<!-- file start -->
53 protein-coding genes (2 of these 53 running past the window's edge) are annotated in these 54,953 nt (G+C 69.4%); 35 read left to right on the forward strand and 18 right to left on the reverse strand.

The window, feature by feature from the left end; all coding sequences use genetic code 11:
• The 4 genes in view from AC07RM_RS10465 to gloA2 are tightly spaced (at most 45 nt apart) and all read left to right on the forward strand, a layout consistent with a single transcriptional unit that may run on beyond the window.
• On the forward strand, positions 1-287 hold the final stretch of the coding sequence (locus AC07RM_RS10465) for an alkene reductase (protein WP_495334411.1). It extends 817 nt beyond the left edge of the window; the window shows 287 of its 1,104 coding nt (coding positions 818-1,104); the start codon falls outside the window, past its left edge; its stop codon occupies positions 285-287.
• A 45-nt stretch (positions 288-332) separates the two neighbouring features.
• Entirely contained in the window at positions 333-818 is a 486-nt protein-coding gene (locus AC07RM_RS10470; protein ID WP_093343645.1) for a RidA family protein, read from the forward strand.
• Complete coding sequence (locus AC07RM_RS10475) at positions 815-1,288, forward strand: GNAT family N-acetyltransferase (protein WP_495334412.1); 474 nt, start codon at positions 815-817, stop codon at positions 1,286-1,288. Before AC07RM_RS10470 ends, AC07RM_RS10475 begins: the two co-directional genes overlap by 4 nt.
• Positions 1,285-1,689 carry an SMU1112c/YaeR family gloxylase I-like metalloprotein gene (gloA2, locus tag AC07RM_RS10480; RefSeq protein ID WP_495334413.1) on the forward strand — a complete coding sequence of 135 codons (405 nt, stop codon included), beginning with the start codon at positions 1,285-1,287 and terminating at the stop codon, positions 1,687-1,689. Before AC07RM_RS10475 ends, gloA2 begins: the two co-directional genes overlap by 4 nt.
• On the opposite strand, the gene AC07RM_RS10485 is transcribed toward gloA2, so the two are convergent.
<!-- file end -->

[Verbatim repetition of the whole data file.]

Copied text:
53 protein-coding genes (2 of these 53 running past the window's edge) are annotated in these 54,953 nt (G+C 69.4%); 35 read left to right on the forward strand and 18 right to left on the reverse strand.

The window, feature by feature from the left end; all coding sequences use genetic code 11:
• The 4 genes in view from AC07RM_RS10465 to gloA2 are tightly spaced (at most 45 nt apart) and all read left to right on the forward strand, a layout consistent with a single transcriptional unit that may run on beyond the window.
• On the forward strand, positions 1-287 hold the final stretch of the coding sequence (locus AC07RM_RS10465) for an alkene reductase (protein WP_495334411.1). It extends 817 nt beyond the left edge of the window; the window shows 287 of its 1,104 coding nt (coding positions 818-1,104); the start codon falls outside the window, past its left edge; its stop codon occupies positions 285-287.
• A 45-nt stretch (positions 288-332) separates the two neighbouring features.
• Entirely contained in the window at positions 333-818 is a 486-nt protein-coding gene (locus AC07RM_RS10470; protein ID WP_093343645.1) for a RidA family protein, read from the forward strand.
• Complete coding sequence (locus AC07RM_RS10475) at positions 815-1,288, forward strand: GNAT family N-acetyltransferase (protein WP_495334412.1); 474 nt, start codon at positions 815-817, stop codon at positions 1,286-1,288. Before AC07RM_RS10470 ends, AC07RM_RS10475 begins: the two co-directional genes overlap by 4 nt.
• Positions 1,285-1,689 carry an SMU1112c/YaeR family gloxylase I-like metalloprotein gene (gloA2, locus tag AC07RM_RS10480; RefSeq protein ID WP_495334413.1) on the forward strand — a complete coding sequence of 135 codons (405 nt, stop codon included), beginning with the start codon at positions 1,285-1,287 and terminating at the stop codon, positions 1,687-1,689. Before AC07RM_RS10475 ends, gloA2 begins: the two co-directional genes overlap by 4 nt.
• On the opposite strand, the gene AC07RM_RS10485 is transcribed toward gloA2, so the two are convergent.